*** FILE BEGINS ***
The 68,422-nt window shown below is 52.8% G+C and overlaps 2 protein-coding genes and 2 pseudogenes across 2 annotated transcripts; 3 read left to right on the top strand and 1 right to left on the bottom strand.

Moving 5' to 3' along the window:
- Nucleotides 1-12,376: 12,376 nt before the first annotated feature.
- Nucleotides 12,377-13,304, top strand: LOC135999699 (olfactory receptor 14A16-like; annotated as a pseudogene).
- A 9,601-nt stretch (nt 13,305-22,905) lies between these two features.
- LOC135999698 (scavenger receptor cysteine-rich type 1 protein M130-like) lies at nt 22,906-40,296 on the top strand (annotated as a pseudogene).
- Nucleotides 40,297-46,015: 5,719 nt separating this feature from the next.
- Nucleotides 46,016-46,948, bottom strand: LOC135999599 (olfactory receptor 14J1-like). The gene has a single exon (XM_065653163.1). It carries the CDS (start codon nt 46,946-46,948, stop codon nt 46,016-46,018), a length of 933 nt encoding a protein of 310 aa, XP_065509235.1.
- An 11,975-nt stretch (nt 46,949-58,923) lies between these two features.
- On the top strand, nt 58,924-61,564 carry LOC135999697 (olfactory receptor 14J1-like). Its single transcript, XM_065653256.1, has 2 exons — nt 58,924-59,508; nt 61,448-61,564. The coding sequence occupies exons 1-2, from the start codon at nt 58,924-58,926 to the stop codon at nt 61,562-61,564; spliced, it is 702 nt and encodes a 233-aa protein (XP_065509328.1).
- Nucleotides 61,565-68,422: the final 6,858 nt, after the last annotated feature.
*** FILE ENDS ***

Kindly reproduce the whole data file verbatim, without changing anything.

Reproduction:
The 68,422-nt window shown below is 52.8% G+C and overlaps 2 protein-coding genes and 2 pseudogenes across 2 annotated transcripts; 3 read left to right on the top strand and 1 right to left on the bottom strand.

Moving 5' to 3' along the window:
- Nucleotides 1-12,376: 12,376 nt before the first annotated feature.
- Nucleotides 12,377-13,304, top strand: LOC135999699 (olfactory receptor 14A16-like; annotated as a pseudogene).
- A 9,601-nt stretch (nt 13,305-22,905) lies between these two features.
- LOC135999698 (scavenger receptor cysteine-rich type 1 protein M130-like) lies at nt 22,906-40,296 on the top strand (annotated as a pseudogene).
- Nucleotides 40,297-46,015: 5,719 nt separating this feature from the next.
- Nucleotides 46,016-46,948, bottom strand: LOC135999599 (olfactory receptor 14J1-like). The gene has a single exon (XM_065653163.1). It carries the CDS (start codon nt 46,946-46,948, stop codon nt 46,016-46,018), a length of 933 nt encoding a protein of 310 aa, XP_065509235.1.
- An 11,975-nt stretch (nt 46,949-58,923) lies between these two features.
- On the top strand, nt 58,924-61,564 carry LOC135999697 (olfactory receptor 14J1-like). Its single transcript, XM_065653256.1, has 2 exons — nt 58,924-59,508; nt 61,448-61,564. The coding sequence occupies exons 1-2, from the start codon at nt 58,924-58,926 to the stop codon at nt 61,562-61,564; spliced, it is 702 nt and encodes a 233-aa protein (XP_065509328.1).
- Nucleotides 61,565-68,422: the final 6,858 nt, after the last annotated feature.